Volume 93, Issue 47

Tuesday, November 23, 1999


EDITORIAL

Editorial Board 1999-2000

Looking out for number one

Editorial cartoon

Looking out for number one



With universities across Ontario preparing for the double cohort, administrations are discussing ways to streamline curriculums.

Some Ontario administrators have proposed eliminating the three year Bachelors of Arts and Science programs in order to institute the North American norm of a four year undergraduate program. The four year BA and BSc are not only already recognized throughout the United States, but also in every other province in Canada.

Administrators also argue there will be a greater demand for four year degrees, since Ontario students will be spending less time in high school, thereby facing the possibility of finishing university less a year of education.

While both of these reasons suggest administrators are finally putting students first in the post-secondary education game, one huge factor remains to be discussed – the cost.

With tuition levels increasing at astronomical rates and the demand for financial assistance, through avenues such as the Ontario Students Assistance Program, escalating, an added year of university education is an impossible scenario for many students.

One might ask why Ontario administrators are suddenly realizing the positive benefits of a four year BA. Could it be double dollar signs are flashing in the eyes of university officials with nothing on their minds but the dreaded double cohort? Or is it that the government wants to, once again, shift the cost of education from their pockets to ours?

Either way, post-secondary education seems to be changing for the wrong reasons.

Although Ontario is the only province without a four year BA program, the problems now associated with it should have arisen before this late date. Out of province students attending a university in Ontario did not benefit from the extra year of high school Ontario students were privy to, yet up until now it hasn't been addressed as a problem.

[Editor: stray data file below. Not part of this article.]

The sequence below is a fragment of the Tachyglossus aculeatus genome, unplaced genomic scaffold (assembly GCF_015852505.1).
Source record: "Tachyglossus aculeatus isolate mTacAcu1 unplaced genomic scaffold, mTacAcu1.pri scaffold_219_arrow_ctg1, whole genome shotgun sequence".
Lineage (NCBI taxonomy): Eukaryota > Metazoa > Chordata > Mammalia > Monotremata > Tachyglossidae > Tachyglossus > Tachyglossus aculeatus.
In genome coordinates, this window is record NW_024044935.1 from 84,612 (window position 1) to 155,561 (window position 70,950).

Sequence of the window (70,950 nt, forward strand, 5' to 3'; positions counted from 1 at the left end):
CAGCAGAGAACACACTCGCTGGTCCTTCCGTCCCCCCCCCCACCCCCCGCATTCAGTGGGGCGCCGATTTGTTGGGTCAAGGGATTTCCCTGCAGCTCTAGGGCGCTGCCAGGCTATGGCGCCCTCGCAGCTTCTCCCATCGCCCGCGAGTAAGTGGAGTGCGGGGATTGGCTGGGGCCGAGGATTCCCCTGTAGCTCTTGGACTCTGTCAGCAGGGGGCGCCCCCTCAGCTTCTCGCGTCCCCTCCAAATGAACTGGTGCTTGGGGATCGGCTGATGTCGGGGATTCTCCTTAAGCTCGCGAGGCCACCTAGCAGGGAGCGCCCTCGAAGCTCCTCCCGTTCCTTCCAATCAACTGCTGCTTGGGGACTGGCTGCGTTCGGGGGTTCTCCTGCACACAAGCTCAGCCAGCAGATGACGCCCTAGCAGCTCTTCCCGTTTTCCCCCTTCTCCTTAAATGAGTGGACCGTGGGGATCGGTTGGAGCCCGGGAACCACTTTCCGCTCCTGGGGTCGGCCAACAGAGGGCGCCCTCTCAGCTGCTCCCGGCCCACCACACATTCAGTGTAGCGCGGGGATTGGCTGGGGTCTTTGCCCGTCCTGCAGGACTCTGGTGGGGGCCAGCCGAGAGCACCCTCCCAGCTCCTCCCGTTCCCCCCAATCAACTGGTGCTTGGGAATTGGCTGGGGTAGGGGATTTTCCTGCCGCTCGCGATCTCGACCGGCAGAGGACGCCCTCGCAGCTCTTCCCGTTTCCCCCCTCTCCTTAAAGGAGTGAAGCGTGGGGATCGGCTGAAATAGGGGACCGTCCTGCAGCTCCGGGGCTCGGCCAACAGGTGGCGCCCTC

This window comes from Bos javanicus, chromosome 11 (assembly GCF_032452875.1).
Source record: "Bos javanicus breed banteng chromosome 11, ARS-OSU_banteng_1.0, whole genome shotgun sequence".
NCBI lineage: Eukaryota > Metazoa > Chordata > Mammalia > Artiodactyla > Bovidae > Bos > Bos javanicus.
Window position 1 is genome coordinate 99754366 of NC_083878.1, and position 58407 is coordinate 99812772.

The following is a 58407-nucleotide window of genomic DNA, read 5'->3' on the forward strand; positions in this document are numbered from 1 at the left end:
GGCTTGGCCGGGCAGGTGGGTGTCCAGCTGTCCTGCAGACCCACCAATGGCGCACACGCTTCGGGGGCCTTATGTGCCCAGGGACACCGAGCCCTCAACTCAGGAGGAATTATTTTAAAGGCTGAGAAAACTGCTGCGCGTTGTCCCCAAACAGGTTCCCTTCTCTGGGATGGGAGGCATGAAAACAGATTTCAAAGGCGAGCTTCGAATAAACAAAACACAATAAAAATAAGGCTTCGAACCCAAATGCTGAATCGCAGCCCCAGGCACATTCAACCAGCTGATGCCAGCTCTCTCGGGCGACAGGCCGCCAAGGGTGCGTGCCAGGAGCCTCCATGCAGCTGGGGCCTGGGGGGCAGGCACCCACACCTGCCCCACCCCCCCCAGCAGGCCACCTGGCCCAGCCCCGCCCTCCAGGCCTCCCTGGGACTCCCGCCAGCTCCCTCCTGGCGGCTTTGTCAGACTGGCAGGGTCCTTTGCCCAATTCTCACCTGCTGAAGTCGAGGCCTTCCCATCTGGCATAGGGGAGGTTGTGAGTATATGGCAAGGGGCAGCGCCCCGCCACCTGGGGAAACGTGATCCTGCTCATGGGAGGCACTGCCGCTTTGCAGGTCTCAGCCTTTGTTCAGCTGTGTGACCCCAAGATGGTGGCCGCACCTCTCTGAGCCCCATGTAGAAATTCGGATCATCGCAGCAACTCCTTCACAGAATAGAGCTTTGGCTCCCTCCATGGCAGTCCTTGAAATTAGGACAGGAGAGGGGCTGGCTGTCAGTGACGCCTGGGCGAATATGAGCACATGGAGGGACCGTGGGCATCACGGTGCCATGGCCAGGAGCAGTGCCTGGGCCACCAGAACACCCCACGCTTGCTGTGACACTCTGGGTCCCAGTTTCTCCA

It is time that each university judges itself according to the political and socio-economic climate in which it exists. Students can no longer afford the basic three year degree – what makes administrators feel they will be able to afford one which lasts an additional year?

It is also time for administrators to stand by students in the fight against the deregulation of tuition levels and the increased lack of funding from the government. University officials should understand what students are facing in these trying times of cutbacks and make accessibility the issue of number one importance.

When debating the adoption of a longer undergraduate stay, the issue of accessibility is not only an important one, but the only one.


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Copyright The Gazette 1999